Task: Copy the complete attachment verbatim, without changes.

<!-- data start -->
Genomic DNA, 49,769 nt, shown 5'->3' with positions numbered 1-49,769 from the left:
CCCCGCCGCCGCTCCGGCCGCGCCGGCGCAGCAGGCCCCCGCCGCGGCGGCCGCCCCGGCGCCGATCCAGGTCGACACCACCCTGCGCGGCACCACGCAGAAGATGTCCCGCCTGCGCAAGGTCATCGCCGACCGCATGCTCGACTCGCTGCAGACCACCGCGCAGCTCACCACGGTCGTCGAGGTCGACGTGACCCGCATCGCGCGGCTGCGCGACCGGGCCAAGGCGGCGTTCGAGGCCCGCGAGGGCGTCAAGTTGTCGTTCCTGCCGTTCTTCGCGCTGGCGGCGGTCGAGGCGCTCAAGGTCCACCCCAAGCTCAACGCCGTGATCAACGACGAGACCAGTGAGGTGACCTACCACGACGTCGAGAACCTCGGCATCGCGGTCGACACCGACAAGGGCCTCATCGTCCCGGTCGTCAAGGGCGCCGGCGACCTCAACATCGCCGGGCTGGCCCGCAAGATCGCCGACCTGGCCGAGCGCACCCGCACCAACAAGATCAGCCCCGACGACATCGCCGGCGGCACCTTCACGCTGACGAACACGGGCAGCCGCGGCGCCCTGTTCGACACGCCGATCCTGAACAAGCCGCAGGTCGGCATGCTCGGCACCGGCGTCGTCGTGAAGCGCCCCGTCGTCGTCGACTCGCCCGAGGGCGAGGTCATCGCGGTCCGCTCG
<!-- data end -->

Genomic DNA, 49,769 nt, shown 5'->3' with positions numbered 1-49,769 from the left:
CCCCGCCGCCGCTCCGGCCGCGCCGGCGCAGCAGGCCCCCGCCGCGGCGGCCGCCCCGGCGCCGATCCAGGTCGACACCACCCTGCGCGGCACCACGCAGAAGATGTCCCGCCTGCGCAAGGTCATCGCCGACCGCATGCTCGACTCGCTGCAGACCACCGCGCAGCTCACCACGGTCGTCGAGGTCGACGTGACCCGCATCGCGCGGCTGCGCGACCGGGCCAAGGCGGCGTTCGAGGCCCGCGAGGGCGTCAAGTTGTCGTTCCTGCCGTTCTTCGCGCTGGCGGCGGTCGAGGCGCTCAAGGTCCACCCCAAGCTCAACGCCGTGATCAACGACGAGACCAGTGAGGTGACCTACCACGACGTCGAGAACCTCGGCATCGCGGTCGACACCGACAAGGGCCTCATCGTCCCGGTCGTCAAGGGCGCCGGCGACCTCAACATCGCCGGGCTGGCCCGCAAGATCGCCGACCTGGCCGAGCGCACCCGCACCAACAAGATCAGCCCCGACGACATCGCCGGCGGCACCTTCACGCTGACGAACACGGGCAGCCGCGGCGCCCTGTTCGACACGCCGATCCTGAACAAGCCGCAGGTCGGCATGCTCGGCACCGGCGTCGTCGTGAAGCGCCCCGTCGTCGTCGACTCGCCCGAGGGCGAGGTCATCGCGGTCCGCTCG